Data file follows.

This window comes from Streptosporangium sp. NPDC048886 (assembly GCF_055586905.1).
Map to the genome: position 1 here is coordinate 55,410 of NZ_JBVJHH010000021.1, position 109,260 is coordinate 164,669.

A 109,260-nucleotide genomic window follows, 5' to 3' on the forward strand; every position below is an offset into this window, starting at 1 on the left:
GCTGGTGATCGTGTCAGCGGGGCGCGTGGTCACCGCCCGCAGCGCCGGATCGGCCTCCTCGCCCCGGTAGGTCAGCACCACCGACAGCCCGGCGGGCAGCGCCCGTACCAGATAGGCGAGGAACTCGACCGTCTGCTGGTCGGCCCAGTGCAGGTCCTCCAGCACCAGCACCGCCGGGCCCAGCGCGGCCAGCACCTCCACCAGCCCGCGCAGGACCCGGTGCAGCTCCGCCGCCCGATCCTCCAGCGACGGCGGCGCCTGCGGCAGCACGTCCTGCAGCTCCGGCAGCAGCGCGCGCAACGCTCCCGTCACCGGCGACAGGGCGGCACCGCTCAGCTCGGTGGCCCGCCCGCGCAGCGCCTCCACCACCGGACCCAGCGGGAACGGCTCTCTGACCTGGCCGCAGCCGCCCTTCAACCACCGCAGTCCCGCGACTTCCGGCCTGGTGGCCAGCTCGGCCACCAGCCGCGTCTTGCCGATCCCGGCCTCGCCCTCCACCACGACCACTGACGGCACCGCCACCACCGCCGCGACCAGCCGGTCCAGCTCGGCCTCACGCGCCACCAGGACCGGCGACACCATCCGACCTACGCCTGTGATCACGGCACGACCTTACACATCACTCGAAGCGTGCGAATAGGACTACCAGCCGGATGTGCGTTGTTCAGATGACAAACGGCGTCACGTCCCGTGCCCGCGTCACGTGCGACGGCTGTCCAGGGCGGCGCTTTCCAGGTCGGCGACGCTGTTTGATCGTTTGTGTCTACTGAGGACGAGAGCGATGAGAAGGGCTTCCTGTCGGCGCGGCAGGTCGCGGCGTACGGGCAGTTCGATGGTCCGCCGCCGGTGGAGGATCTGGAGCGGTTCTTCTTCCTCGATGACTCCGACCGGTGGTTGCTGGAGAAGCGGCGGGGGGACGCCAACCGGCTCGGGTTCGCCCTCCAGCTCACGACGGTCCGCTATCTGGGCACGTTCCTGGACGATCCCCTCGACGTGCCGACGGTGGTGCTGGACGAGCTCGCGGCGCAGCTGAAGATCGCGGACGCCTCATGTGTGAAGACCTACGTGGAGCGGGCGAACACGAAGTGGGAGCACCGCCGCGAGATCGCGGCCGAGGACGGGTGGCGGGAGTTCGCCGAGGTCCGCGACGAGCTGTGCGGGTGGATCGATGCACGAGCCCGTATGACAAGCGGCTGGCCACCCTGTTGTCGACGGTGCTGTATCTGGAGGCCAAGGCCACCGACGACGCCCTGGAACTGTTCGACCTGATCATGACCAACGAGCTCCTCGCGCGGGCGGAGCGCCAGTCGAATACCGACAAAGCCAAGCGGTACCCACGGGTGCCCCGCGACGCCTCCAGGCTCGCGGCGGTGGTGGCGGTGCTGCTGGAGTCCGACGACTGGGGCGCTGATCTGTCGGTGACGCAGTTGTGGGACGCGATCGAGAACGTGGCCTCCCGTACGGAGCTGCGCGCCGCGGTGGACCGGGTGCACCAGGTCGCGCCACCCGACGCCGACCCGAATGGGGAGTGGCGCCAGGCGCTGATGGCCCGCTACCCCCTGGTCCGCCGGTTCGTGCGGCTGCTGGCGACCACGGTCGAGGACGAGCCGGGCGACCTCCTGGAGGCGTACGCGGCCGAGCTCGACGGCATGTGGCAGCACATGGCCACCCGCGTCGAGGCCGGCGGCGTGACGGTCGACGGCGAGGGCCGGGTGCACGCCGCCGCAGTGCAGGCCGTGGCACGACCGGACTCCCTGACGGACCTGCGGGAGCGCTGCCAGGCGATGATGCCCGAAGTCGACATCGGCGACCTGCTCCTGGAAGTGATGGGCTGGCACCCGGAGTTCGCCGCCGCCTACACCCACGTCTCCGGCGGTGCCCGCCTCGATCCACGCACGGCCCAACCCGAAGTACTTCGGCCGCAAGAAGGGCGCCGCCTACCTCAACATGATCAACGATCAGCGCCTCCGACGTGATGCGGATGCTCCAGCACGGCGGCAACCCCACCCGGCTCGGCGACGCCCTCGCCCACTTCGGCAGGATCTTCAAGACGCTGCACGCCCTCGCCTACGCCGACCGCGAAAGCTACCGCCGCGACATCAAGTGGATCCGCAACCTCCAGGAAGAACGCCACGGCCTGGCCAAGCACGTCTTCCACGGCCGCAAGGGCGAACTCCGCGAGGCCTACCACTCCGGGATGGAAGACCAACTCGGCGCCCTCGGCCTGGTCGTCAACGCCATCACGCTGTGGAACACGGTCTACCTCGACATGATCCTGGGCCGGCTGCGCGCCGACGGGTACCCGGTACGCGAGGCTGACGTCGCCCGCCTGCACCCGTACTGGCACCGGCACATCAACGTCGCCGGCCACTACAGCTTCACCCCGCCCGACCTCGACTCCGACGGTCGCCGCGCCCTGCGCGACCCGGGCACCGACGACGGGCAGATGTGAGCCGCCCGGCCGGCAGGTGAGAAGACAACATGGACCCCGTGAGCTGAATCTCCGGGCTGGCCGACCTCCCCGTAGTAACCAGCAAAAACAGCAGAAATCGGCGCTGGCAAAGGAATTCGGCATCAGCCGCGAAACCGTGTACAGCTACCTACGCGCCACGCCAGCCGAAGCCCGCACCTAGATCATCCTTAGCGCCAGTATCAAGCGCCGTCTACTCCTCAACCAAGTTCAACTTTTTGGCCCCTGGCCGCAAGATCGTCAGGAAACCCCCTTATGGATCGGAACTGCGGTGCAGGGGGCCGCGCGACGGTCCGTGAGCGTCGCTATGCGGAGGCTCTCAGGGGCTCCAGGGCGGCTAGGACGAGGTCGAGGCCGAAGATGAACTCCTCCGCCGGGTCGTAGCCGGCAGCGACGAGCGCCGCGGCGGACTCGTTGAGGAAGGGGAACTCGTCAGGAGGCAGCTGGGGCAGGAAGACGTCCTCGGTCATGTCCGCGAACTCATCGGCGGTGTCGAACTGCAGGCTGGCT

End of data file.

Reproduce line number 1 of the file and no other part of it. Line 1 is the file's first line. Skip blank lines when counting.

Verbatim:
This window comes from Streptosporangium sp. NPDC048886 (assembly GCF_055586905.1).